Wednesday, April 20, 2011

Swedish Parenting: This toy will teach you how to play!

This little plastic doohickey will turn your child into the smartest baby on the planet. He/she will learn music, shapes, reading, artithmatic, particle physics and ice skating all while mastering the skill of walking.

OK, it sounds over the top. But just a quick look at, the US version, will show you that Americans have a tendency to take the 'educational' value of toys very seriously.

Personally I get the idea of having big chunky things in plastic, they are durable. I even get the idea of having a few battery powered toys that spin around or play a song, since they are mesmerizing. 

But what I don't get? How does a tinny, poor quality recording of Mozart being played on an electric keyboard enrich my child's life in the slightest? Or make them smarter? How does having fifteen different activity buttons, latches, knobs, shapes and colours within arms reach from the age of 6 months make it any easier for my child to learn to cope with the world?

As it is at the moment, at home we only have a handful of toys. Only one makes noise. A bunch are plastic and colourful. LO's favorite game is ripping up magazines and putting the pieces into old gift bags. Or walking behind the little car he got and pushing it along. LO also likes stacking the toys on top of each other or putting them inside each other. Putting them on a table, or under the sofa is also fun.

Through these actions I might guess that LO is learning about space, size, how things fit together. I'm sure LO is also learning a bit about shapes and color.

Most of the toys made in Sweden tend to be wooden and clunky and silent. On the package there is nothing about what the wooden thing with wheels might teach your child.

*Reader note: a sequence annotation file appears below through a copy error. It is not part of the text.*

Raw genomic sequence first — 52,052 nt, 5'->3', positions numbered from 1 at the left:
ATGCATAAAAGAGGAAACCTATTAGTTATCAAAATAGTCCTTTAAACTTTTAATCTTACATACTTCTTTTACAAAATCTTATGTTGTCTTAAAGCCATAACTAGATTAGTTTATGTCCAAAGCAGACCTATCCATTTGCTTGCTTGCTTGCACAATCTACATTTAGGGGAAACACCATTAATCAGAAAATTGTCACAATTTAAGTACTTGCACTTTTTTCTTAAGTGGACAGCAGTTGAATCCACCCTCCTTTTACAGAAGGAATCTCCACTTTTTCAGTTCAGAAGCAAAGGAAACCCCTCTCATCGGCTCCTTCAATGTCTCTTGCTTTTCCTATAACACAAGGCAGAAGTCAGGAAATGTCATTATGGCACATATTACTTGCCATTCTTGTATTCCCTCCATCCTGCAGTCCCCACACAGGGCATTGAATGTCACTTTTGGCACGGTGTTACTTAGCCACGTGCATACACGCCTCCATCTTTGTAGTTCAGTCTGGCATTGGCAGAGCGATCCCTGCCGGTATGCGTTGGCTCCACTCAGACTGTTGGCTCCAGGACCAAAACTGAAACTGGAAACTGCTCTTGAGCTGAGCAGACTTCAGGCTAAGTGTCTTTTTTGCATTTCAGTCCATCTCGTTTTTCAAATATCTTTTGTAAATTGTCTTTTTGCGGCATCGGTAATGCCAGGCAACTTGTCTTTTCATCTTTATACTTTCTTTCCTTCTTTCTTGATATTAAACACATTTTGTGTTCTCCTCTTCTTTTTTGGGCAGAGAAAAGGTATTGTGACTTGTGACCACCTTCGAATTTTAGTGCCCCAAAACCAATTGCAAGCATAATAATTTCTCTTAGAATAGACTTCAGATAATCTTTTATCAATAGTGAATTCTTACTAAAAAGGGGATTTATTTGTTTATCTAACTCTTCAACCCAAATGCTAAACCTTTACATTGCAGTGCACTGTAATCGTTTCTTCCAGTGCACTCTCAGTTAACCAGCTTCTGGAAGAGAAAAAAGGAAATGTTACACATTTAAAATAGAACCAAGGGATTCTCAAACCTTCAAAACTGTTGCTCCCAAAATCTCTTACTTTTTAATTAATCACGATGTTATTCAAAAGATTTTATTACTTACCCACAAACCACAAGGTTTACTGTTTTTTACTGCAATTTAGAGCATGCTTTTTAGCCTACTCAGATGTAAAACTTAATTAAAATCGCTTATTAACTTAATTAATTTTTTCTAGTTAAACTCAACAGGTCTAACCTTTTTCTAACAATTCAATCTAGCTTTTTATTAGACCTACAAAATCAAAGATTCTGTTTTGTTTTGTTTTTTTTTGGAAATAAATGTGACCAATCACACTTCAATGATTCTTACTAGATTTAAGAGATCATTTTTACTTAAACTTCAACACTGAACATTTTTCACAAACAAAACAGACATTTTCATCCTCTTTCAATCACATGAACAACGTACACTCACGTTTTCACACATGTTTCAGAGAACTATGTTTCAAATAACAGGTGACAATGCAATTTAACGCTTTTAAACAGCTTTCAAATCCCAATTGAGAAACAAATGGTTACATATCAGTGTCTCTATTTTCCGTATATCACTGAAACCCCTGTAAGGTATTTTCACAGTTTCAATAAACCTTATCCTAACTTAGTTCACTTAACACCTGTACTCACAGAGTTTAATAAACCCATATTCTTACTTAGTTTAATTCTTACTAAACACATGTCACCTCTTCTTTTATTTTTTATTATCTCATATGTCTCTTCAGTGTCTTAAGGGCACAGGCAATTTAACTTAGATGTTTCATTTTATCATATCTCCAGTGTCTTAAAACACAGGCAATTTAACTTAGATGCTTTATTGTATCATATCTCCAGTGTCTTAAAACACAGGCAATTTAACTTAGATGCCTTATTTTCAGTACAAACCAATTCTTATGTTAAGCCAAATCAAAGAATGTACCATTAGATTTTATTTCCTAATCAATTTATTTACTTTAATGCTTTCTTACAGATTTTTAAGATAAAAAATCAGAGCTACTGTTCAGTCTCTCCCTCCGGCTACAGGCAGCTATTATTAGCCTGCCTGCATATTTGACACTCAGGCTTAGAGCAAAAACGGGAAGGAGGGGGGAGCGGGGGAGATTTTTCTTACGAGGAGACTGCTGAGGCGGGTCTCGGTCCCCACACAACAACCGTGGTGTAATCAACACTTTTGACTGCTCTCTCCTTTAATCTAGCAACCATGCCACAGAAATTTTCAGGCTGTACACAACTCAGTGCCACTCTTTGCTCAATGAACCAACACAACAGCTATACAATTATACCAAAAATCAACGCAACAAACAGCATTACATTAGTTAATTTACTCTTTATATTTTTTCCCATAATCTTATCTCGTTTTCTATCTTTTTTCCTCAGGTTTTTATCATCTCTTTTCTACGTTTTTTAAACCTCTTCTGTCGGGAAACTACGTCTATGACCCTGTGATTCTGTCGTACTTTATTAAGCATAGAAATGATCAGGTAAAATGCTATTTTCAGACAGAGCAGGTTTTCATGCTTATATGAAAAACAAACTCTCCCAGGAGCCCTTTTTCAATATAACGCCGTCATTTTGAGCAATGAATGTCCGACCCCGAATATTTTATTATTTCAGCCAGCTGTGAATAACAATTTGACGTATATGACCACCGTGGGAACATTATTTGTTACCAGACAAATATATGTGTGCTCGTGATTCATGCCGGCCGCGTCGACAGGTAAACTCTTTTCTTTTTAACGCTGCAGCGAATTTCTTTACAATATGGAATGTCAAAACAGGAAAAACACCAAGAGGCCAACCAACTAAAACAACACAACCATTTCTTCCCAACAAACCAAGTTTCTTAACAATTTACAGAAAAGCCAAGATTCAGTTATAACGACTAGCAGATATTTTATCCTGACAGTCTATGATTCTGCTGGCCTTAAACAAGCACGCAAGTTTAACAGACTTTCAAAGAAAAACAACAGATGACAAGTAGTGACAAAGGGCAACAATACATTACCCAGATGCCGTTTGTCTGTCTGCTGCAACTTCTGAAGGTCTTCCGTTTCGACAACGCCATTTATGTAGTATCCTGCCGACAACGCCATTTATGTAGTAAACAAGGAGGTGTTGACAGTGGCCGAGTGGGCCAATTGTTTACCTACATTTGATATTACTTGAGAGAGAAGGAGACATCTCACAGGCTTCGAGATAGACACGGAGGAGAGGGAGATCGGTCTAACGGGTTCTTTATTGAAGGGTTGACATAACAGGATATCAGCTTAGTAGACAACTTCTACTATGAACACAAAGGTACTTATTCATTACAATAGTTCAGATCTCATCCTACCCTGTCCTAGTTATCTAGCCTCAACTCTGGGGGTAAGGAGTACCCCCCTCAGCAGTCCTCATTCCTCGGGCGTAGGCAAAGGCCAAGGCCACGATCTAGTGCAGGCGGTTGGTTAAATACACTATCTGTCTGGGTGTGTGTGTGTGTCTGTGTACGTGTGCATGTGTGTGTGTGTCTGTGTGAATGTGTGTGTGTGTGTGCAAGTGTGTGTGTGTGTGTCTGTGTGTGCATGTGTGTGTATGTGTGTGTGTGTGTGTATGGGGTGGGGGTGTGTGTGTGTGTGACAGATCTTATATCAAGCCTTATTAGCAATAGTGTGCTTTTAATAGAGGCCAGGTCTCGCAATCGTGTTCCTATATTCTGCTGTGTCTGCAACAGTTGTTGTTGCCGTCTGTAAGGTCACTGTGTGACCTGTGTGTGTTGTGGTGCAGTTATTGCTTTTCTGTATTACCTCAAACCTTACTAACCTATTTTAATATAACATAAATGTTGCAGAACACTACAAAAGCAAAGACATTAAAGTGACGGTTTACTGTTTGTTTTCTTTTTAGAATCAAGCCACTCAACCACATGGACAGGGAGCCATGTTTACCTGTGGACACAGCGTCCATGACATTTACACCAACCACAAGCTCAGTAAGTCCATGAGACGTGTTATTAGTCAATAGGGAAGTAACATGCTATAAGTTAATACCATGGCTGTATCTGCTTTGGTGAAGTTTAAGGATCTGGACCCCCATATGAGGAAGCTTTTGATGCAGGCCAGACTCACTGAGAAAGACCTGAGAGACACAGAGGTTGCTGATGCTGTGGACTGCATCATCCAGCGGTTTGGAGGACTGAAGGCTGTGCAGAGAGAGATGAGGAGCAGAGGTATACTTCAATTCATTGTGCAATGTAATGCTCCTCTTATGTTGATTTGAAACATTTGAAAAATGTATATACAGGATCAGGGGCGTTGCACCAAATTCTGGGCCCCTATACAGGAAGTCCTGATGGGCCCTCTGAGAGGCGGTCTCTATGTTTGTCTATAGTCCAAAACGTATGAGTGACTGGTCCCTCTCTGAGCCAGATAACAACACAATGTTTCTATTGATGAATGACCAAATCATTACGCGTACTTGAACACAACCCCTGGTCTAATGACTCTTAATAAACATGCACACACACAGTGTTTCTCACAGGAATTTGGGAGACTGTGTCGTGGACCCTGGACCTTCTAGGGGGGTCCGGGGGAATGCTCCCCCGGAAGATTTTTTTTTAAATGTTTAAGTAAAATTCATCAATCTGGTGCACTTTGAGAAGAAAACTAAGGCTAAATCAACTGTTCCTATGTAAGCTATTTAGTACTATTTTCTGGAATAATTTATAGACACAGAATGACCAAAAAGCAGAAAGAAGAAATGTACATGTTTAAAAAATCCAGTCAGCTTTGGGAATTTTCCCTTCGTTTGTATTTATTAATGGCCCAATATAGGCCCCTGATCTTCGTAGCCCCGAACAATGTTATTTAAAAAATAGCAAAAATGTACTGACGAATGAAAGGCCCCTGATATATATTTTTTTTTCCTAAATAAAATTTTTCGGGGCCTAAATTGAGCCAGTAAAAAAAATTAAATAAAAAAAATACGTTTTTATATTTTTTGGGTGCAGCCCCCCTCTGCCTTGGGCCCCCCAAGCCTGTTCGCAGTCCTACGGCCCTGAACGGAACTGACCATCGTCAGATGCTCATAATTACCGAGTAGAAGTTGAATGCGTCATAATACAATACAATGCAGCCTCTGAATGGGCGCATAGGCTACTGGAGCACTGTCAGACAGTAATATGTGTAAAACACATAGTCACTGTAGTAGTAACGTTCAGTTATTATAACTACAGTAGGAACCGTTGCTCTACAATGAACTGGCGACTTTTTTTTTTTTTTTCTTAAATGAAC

We don't have anything that plays Mozart, but occasionally I do put some Mozart on Spotify and we have it on in the background. I also put on Phish and Jazz For Kids. I don't know if these will make LO as smart as Mozart might, but we like to dance to them.

One thing I have learned to love about Sweden is that they really embrace the idea of babies being babies, kids being kids. The pressure is to 'enjoy childhood' not to 'become a baby genious.' So there will be no flashcards in our house (except for that one Iphone app I have that has flashcard animal noises, which is a lifesaver on long car trips). But I won't play toy police either.

1 comment:

  1. Hey, just found your blog. It's halarious!!! Just simply love it! I am a Swede living in Maine, US (with my american husband) for the last 6yrs.
    It's so much fun to read your look at Sweden, I read it out laud to my man. Trying not to laugh to much so I can make sence;-)

    Will be back for more reading! I used to have a blog about being a mom in America and how diffrent it is here (drives me a little crazy somedays... my son just started kindergarten and they are sopposed to learn to count from 1-100 before the end of the year. AND read 8 words! .. One of the things I miss the most is the Swedish mentality of " children being childen":-)

    (excuse my spelling;-)